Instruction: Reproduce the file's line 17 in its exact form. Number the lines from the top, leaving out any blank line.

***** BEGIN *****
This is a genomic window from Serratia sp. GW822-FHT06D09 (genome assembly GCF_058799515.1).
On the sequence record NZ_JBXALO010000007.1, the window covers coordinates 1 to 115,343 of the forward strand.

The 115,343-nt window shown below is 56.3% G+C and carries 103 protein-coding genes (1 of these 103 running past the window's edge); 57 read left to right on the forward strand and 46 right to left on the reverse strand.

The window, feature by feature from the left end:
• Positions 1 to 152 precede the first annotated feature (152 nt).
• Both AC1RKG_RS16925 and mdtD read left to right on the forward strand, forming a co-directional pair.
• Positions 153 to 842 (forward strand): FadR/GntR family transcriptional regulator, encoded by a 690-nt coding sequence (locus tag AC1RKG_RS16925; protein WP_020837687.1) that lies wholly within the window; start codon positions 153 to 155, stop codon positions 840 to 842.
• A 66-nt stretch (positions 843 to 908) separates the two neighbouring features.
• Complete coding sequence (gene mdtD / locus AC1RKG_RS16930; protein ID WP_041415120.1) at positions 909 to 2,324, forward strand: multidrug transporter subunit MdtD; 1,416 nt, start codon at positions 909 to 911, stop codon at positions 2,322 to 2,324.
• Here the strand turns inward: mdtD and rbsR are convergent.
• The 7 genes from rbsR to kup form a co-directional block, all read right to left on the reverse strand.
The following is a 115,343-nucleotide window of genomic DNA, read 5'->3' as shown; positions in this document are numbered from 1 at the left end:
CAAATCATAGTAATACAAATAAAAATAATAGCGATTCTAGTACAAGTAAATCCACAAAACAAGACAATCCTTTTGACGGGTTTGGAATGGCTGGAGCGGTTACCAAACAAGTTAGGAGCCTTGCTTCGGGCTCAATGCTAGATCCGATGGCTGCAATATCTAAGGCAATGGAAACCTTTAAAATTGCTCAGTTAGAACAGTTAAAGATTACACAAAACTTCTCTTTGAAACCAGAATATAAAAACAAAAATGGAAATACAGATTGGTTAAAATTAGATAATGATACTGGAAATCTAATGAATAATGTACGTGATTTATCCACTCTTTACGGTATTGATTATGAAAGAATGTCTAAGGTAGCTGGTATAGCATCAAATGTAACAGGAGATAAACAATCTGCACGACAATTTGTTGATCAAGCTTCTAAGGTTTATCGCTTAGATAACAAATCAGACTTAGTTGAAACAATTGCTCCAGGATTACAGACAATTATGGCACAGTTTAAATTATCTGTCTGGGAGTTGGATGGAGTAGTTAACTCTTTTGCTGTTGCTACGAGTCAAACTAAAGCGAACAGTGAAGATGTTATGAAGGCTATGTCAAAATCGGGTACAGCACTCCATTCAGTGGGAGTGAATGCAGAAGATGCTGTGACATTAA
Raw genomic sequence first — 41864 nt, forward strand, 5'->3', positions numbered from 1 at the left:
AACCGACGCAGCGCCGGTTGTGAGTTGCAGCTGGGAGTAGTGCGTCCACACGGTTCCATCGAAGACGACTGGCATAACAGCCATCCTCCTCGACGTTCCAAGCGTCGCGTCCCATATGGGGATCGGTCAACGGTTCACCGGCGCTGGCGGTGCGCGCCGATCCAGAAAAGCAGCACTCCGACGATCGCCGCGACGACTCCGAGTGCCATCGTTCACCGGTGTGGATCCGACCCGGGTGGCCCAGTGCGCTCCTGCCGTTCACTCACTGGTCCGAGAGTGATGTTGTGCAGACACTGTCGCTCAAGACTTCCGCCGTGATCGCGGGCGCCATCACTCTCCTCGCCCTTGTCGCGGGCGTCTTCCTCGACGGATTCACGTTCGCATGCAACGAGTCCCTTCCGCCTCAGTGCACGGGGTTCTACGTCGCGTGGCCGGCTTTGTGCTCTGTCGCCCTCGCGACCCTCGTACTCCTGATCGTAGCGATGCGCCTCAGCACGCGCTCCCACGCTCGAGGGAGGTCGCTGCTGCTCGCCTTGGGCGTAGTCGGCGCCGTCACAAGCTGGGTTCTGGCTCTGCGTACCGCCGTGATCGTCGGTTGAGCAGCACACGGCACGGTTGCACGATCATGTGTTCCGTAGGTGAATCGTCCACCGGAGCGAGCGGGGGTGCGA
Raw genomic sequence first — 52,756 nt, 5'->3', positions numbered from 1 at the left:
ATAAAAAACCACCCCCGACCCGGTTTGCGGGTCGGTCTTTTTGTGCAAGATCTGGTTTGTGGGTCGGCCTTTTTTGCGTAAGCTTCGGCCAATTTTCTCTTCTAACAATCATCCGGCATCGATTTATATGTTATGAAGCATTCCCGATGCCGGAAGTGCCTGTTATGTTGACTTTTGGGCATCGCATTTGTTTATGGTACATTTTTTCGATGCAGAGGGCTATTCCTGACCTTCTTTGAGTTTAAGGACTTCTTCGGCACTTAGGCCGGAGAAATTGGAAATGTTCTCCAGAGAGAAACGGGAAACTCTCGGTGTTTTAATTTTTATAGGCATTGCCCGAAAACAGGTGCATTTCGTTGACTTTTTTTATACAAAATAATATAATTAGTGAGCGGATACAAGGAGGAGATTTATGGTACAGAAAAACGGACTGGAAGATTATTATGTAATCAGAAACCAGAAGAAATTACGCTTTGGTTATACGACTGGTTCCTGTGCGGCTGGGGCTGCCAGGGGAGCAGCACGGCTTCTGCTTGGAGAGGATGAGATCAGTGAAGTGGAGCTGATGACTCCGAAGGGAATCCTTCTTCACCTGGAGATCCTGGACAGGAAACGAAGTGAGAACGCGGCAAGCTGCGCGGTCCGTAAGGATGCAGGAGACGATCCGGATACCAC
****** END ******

ATAAAAAACCACCCCCGACCCGGTTTGCGGGTCGGTCTTTTTGTGCAAGATCTGGTTTGTGGGTCGGCCTTTTTTGCGTAAGCTTCGGCCAATTTTCTCTTCTAACAATCATCCGGCATCGATTTATATGTTATGAAGCATTCCCGATGCCGGAAGTGCCTGTTATGTTGACTTTTGGGCATCGCATTTGTTTATGGTACATTTTTTCGATGCAGAGGGCTATTCCTGACCTTCTTTGAGTTTAAGGACTTCTTCGGCACTTAGGCCGGAGAAATTGGAAATGTTCTCCAGAGAGAAACGGGAAACTCTCGGTGTTTTAATTTTTATAGGCATTGCCCGAAAACAGGTGCATTTCGTTGACTTTTTTTATACAAAATAATATAATTAGTGAGCGGATACAAGGAGGAGATTTATGGTACAGAAAAACGGACTGGAAGATTATTATGTAATCAGAAACCAGAAGAAATTACGCTTTGGTTATACGACTGGTTCCTGTGCGGCTGGGGCTGCCAGGGGAGCAGCACGGCTTCTGCTTGGAGAGGATGAGATCAGTGAAGTGGAGCTGATGACTCCGAAGGGAATCCTTCTTCACCTGGAGATCCTGGACAGGAAACGAAGTGAGAACGCGGCAAGCTGCGCGGTCCGTAAGGATGCAGGAGACGATCCGGATACCAC